There were a few notable Democratc voices on Friday demanding that the party recommit itself to tackling gun violence. Rep. Carolyn McCarthy, a Long Island Democrat who entered politics in response to her husband’s death in the ’93 LIRR tragedy, said Friday that she will be pushing “full force” for new gun laws in Obama’s second term – and that she’s willing to “embarrass” the president if necessary.
McCarthy, it should be noted, was showcased by her national party when she first ran for Congress in 1996. Her story of turning her loss into a crusade for gun control was one with which Democrats very much wanted to be associated. As her congressional career progressed, McCarthy became lonely voice, on Capitol Hill and within the Democratic Party. But the spike in mass shootings has given her a new audience and an opportunity win new allies (and to win back old ones) – and to exert real pressure on Obama to get serious. We’ll know soon enough if Obama is really feeling the heat.
Big Money, ALEC and the Gun Agenda
Sunday, 16 December 2012 07:24 By Lisa Graves, PR Watch| News Analysis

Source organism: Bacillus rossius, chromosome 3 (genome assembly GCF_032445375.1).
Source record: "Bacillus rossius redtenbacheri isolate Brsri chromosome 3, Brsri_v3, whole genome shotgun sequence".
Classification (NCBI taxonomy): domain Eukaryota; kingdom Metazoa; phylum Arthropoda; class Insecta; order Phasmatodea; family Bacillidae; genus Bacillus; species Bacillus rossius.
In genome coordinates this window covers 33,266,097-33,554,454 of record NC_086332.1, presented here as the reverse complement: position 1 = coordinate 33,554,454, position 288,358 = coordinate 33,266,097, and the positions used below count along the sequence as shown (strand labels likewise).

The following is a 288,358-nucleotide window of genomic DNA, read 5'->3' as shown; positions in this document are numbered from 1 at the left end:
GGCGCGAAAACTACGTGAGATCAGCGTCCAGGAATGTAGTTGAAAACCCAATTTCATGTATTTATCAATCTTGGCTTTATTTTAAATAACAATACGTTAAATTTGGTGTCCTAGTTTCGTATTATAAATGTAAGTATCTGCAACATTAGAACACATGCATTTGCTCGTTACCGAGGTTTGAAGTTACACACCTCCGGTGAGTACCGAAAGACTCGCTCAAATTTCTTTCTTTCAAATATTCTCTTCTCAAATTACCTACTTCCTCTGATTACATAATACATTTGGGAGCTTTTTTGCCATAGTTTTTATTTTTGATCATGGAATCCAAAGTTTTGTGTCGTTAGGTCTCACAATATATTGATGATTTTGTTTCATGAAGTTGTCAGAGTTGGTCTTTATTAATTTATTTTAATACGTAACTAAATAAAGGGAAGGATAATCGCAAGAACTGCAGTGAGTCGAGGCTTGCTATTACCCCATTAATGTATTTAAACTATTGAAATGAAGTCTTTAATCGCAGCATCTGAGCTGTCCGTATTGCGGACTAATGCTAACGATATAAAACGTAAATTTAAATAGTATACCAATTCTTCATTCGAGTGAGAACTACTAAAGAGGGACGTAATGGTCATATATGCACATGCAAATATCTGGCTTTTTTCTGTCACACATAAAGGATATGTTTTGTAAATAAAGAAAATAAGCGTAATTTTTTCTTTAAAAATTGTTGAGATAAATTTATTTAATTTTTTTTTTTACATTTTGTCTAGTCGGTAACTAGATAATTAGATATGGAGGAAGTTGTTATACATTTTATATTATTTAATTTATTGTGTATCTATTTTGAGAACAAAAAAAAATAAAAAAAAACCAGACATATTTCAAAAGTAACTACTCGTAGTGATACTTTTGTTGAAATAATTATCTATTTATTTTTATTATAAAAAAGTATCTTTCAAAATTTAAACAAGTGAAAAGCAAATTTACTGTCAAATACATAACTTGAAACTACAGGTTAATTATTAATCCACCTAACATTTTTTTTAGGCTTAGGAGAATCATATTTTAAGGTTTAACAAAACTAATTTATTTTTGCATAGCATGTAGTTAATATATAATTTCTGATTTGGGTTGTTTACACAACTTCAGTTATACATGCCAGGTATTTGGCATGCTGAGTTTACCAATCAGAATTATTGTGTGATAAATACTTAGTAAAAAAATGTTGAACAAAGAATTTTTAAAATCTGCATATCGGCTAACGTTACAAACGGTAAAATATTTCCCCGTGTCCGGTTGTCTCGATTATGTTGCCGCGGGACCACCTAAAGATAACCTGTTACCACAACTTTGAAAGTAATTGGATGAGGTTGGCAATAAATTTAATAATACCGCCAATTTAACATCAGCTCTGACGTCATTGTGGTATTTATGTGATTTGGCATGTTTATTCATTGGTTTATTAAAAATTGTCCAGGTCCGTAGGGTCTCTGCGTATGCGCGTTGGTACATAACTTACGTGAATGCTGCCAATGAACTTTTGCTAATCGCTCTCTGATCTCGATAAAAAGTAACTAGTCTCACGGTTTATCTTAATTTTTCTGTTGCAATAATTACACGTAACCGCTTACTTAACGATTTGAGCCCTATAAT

n attendee sights a rifle at a booth during the National Rifle Association annual convention in St. Louis, April 14, 2012. (Photo: Daniel Acker / The New York Times)
“We’ve endured too many of these tragedies in the past few years,” President Obama said in response to horrifying shooting massacre of 20 little children and six of their educators in Connecticut.
“Whether it is an elementary school in Newtown, or a shopping mall in Oregon, or a temple in Wisconsin, or a movie theater in Aurora, or a street corner in Chicago, these neighborhoods are our neighborhoods and these children are our children. And we’re going to have to come together and take meaningful action to prevent more tragedies like this, regardless of the politics,” he noted.